Negotiations with Siemens on the establishment of 2,000 MW wind farms have stopped for the second time. The project was amongst the ventures agreed upon at the Sharm El-Sheikh economic summit in 2015.
Government sources said that the meetings and negotiations over the past two months have not resulted in new developments or agreements, hence, stopping the negotiation until reaching a satisfying one between the government and the German company.
Sources explained that the main reason is the desire of officials of the New and Renewable Energy Authority (NREA) and the Egyptian Electricity Transmission Company (EETC) to reduce the purchase price of electricity produced from the project because of the high cost compared to other projects.
According to the sources, the electricity officials proposed to Siemens to contract at the same price that was contracted with the Toyota alliance to establish a wind station in the Gulf of Suez with the price set at 3.8 US cents per kW. The proposal was turned down by Siemens.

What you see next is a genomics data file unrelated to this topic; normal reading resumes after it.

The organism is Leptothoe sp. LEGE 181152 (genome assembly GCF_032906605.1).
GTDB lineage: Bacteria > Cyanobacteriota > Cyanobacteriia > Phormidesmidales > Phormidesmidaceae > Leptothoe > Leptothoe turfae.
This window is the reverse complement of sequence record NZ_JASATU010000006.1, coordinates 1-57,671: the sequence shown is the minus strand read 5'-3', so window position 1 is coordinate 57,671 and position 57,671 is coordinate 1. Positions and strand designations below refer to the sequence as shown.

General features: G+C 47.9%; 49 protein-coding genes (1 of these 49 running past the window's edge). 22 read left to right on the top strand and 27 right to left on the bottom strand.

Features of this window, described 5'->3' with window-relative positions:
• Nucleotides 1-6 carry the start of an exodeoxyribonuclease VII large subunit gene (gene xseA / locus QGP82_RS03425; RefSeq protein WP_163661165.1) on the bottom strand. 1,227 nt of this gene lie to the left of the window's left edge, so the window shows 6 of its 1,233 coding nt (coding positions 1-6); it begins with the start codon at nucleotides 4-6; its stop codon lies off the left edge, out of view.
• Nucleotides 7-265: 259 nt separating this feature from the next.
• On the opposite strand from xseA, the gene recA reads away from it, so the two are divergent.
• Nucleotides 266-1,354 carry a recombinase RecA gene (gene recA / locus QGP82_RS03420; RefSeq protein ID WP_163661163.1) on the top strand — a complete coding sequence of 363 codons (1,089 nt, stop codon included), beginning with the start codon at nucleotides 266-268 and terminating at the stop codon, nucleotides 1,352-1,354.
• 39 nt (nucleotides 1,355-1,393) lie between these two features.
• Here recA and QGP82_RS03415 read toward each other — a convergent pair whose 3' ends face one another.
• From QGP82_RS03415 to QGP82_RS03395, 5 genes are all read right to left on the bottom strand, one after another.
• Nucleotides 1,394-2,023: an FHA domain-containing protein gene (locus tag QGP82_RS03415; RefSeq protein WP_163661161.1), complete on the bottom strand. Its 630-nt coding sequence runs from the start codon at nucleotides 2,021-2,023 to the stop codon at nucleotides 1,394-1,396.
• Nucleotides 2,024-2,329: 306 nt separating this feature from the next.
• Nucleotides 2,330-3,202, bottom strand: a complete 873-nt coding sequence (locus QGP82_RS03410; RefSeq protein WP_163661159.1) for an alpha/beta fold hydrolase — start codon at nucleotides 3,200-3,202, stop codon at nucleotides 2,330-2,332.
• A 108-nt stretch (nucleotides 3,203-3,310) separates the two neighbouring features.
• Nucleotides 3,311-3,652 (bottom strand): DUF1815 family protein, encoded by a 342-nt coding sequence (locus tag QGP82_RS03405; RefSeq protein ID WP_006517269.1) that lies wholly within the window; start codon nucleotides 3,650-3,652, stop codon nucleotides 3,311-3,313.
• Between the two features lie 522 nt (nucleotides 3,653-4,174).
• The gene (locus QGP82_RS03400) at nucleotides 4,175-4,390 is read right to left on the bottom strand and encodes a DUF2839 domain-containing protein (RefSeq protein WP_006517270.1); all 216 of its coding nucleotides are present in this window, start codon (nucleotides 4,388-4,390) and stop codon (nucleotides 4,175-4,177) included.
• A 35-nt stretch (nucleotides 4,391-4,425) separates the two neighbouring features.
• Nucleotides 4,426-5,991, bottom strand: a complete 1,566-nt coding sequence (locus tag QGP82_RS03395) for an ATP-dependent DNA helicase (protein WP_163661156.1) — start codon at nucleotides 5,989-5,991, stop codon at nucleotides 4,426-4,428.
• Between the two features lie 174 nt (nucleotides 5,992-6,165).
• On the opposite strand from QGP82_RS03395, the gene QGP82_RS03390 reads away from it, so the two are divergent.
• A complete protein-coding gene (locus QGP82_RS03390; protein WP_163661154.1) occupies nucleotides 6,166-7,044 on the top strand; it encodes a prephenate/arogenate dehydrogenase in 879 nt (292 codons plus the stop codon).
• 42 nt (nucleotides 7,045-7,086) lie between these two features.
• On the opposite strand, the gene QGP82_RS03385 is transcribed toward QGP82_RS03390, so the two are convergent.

During its negotiations, Siemens stressed the need to increase the value of the tariff, especially as the project was negotiated two years ago with the price at 5-7 cents per kW.
Moreover, Siemens highlighted its implementation of three traditional power plants outputting a total of 14,400 MW at a cost of €6bn, which is considered low compared to the technology used and the fuel-saving the plants offer.
The sources revealed three scenarios expected for the proposed Siemens wind stations. The first is to reduce the planned capacity from 2,000 MW to only 200 MW. In this scenario, EETC will buy the electricity produced at the same offered price of 3.8 cents per kW.
The second scenario is the temporary postponement of the implementation of the wind stations, especially since the prices of the production capacity of the stations are decreasing, which means that the value of the purchase of capacity will be appropriate and may decrease slightly.
The sources explained that the third scenario includes completely stopping the project, which sources have ruled out, especially as the cabinet approved the contract and agreed on buying 2,000 MW from the plant.
The sources said the government has good relations with the German company, but refused to pay more to buy the energy from Siemens compared to the purchase price of the same energy type from a different company.
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